Stanislaw Moniuszko: Halka (1858)

Opera in four acts: Running Time: 2 hours 2 minutes

This opera basically is the entirely of Polish opera. There are other Polish operas, even one other by Moniuszko that is more famous in Poland (Straszny dwor) but if anyone has heard a Polish opera outside of Poland that wasn’t by Szymanowski, this is probably it. In any case it is the only one I’ve ever heard that I’ve liked so here it goes. I chose the 1858 dating because the version reviewed here is the later four-act version.

PLOT: Janusz is to be married to Sofia Stolnikowska, the daughter of a landowner who is even wealthier than he is. Meanwhile, Janusz has seduced and abandoned the pregnant Halka, one of his serfs, who is in turn loved by Jontek, a fellow serf who knows that Janusz will never come back to her. Tragedy ensues, obviously.

The score is at Petrucci in Polish and Italian:

Act 1: A ballroom in the mansion of Stolnikow (41 minutes)

0: The overture ** is a series of leitmotifs, starting with death, a flute that goes up, then down, then up again and is echoed by the horns and basses. This is followed by a rustic peasant-like tune that gives way to some bangs and then the death motif again. It is taken up this time by the clarinet and the strings. The flute comes back and then the rustics, but this time more developed and then a crescendo and crash, bang, back to the death motif. Then the strings develop into a triumphant waltz and then a furious version of death again. The orchestra goes crazy, into a dance like tune and then crash again and dies away slowly until it turn into, wait for it, the flute of death. We have some strings and woodwinds scurrying around, building to something you know will be spectacular, a noble theme, then crash Romance is gloriously sustained for around forty seconds then another building up bells and cymbals everywhere with strings racing around and then minor rising then major then rustic in light strings and bang ecstasy and then with nine bangs it is over. This is a rather weak orchestration of the overture, others include the orchestra banging it out at force nine half the time like it’s the Ride of the Valkyries and in that case, you will be weeping at the end. I know I was.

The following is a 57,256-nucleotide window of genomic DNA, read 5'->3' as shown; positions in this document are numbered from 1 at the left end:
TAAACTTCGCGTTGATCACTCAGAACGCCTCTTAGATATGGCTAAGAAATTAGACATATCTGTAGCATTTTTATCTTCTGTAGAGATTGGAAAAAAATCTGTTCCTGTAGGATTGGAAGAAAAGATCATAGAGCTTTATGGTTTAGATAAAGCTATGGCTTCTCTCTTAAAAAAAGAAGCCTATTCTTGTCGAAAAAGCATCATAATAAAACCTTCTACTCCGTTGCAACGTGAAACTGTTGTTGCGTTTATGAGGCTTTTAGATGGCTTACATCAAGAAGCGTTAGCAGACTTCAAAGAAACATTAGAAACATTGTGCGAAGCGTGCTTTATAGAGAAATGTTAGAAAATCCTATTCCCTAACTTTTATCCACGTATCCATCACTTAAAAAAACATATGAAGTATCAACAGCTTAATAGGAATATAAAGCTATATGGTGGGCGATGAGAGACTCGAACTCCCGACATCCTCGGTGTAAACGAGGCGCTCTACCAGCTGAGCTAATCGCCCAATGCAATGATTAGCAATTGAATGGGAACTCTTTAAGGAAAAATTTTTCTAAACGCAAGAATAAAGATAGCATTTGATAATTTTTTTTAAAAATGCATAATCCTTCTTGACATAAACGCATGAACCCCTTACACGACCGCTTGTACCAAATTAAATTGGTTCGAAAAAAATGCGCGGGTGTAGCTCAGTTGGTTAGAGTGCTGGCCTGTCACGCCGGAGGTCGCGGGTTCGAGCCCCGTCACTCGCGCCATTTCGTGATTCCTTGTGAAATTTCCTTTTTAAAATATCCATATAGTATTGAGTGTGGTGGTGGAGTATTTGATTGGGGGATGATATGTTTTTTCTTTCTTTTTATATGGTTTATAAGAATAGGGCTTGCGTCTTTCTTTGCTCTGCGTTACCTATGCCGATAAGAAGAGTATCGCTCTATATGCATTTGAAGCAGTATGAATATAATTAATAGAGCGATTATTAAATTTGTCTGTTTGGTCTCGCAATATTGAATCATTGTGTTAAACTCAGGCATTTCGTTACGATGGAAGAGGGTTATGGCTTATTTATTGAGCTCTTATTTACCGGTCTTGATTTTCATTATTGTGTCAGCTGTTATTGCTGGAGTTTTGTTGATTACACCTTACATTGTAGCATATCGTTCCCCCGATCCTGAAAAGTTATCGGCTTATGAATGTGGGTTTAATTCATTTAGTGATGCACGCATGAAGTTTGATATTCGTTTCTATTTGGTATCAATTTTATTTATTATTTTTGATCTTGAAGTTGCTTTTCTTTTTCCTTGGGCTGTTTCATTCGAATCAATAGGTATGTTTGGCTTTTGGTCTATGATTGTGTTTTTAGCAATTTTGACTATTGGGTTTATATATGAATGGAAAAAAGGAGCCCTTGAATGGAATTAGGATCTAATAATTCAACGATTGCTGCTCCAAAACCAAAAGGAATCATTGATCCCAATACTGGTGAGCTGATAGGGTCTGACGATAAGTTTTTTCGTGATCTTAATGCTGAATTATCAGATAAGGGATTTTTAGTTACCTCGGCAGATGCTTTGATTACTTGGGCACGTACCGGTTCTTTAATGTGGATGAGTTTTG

9: Scary brooding music and a military-like theme leads us into of all things an amazingly melodic yet militaristic Polonaise **. The bass is Dziemba, Stolnikow’s butler, who will be slightly important at the end of the opera, and the male chorus consists of the guests for the engagement party. The orchestra dances around the entire time like it’s on something, maybe Valium?

14: The trio (Janusz/Zofia/Stolnik) sounds like it was lifted from a very late Donizetti opera, except it’s in Polish**.

17: Halka’s mad little song ***, incredibly haunting, and it comes back a lot. Zofia wants to know who the strange girl is. Janusz: Dunno. But she calls her lover Jaszko and an eagle, Janusz?

19: The second part of the trio is a bit more melodic than the first **, another dance-like tune.

21: Janusz’s aria, in which he blabs the entire story that Halka won’t be in a few minutes to the audience in a recitative, but the aria that follows is really, really melodic and foreboding **.

23,25: We finally meet Halka, and she has a lovely air ** based on her song from earlier. The middle part sounds like Tchaikovsky could have written it. But then she gets a bit agitated and then it goes into a dancing tune (aren’t they all here?) as the number becomes a duet with Janusz **. The chorus briefly is heard off stage. He promises to meet her at a Madonna statue outside, she will be waiting for him. She goes off to a dance tune.

32: The guests come back toasting Janusz, they go off into a tune that sounds like the Polonaise from earlier but isn’t quite **. Watch the crescendo.

34: Stolnik blesses Janusz and Zofia to a waltz ** and then he orders another dance from Dziemba.

37: The last four minutes of the act is a Mazurka, one of the most forgettable ones you will ever hear, it is still stuck in my head nearly eight years after the first time I heard it **.

Act 2: The park on Stolnik’s estate, Madonna statue. (24 minutes)

1: An entr’acte flows directly into Halka waits for Janusz and prayers to the statue of the Virgin Mary. She also wonders where Jontek is. Melodically it is a bit all over the place some things sounds French, others Italian, but every idea is good **.

9: Jontek arrives and scares Halka*, listen for a theme around two minutes in from the woodwinds.